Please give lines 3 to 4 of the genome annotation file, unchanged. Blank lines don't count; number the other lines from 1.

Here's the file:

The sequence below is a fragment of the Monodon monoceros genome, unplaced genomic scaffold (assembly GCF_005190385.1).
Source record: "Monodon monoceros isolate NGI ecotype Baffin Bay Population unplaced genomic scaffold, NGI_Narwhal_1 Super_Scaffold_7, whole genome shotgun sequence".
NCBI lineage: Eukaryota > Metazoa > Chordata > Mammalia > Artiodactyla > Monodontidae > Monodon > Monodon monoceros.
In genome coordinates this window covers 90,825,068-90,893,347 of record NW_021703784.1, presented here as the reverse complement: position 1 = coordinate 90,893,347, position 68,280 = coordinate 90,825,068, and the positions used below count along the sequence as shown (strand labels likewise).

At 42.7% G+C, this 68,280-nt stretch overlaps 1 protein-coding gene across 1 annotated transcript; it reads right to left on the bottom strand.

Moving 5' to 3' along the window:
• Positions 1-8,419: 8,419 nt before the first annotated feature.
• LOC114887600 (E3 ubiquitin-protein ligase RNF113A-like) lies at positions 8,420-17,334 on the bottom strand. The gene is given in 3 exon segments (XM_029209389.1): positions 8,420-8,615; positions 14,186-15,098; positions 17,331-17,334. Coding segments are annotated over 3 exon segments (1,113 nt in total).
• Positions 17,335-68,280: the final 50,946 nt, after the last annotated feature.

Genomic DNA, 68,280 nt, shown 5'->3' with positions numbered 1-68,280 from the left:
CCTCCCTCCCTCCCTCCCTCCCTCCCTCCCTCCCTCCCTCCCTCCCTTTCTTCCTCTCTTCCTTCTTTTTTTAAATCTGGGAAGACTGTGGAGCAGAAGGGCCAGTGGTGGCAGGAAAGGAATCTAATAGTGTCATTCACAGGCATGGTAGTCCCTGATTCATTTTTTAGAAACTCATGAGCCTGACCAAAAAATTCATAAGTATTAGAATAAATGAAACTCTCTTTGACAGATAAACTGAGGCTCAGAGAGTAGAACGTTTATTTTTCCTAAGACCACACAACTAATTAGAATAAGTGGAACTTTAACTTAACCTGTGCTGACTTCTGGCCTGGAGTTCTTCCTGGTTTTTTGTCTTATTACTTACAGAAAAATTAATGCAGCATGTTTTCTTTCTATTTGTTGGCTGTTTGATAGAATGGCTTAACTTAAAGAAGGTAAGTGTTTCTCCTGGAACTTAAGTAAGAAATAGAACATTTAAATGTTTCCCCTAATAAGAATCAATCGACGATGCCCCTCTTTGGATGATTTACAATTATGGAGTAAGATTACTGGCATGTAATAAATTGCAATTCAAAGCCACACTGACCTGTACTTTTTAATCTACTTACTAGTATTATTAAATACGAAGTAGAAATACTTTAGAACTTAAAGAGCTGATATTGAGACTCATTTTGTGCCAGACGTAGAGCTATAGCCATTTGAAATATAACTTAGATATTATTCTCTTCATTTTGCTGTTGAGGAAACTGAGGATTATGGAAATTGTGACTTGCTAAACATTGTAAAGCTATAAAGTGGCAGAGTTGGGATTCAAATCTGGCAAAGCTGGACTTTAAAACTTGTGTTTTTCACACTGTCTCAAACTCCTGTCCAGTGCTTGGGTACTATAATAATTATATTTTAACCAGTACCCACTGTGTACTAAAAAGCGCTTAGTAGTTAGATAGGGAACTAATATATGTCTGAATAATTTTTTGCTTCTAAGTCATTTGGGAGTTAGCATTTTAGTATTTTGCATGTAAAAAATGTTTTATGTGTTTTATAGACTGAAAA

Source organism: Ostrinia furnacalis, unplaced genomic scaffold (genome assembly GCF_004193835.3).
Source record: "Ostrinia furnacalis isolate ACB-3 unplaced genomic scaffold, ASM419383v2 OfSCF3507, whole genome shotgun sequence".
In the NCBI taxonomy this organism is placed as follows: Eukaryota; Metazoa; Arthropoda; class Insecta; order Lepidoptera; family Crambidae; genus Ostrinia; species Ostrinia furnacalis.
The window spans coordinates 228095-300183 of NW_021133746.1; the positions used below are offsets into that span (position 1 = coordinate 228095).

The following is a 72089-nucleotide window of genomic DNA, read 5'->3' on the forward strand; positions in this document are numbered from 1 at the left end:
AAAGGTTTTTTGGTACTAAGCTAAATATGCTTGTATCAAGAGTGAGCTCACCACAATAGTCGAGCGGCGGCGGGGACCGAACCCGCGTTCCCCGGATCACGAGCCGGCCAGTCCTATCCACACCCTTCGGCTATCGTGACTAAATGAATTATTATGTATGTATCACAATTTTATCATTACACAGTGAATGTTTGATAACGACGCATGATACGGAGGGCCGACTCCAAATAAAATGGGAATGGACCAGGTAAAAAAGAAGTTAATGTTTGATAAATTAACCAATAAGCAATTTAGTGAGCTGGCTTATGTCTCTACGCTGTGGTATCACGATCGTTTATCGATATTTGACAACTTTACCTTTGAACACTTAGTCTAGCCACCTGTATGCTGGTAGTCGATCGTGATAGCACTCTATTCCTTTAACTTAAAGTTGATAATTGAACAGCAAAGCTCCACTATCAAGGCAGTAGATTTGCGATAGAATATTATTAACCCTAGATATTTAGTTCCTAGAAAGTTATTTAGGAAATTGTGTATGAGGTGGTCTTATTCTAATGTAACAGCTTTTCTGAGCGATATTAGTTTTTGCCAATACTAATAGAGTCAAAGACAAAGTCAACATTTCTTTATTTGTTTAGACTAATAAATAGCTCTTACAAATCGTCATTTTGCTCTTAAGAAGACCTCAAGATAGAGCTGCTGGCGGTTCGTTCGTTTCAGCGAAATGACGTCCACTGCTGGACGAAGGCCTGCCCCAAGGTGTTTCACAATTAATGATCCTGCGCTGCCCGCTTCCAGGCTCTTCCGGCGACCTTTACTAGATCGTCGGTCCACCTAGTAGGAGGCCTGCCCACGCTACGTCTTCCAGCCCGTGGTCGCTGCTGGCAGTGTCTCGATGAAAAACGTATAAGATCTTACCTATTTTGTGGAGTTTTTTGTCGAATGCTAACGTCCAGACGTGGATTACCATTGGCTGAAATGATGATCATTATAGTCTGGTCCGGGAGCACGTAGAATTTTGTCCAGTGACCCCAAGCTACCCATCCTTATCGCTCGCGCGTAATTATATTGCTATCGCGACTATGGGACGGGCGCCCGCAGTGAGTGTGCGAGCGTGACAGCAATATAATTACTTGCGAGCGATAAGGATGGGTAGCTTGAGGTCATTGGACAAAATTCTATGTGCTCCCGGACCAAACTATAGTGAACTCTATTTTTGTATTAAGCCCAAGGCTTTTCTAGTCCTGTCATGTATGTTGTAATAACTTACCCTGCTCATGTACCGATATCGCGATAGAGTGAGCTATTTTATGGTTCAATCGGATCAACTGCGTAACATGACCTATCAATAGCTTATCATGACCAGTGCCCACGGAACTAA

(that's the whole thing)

NCBI lineage: Eukaryota > Metazoa > Chordata > Mammalia > Artiodactyla > Monodontidae > Monodon > Monodon monoceros.
In genome coordinates this window covers 90,825,068-90,893,347 of record NW_021703784.1, presented here as the reverse complement: position 1 = coordinate 90,893,347, position 68,280 = coordinate 90,825,068, and the positions used below count along the sequence as shown (strand labels likewise).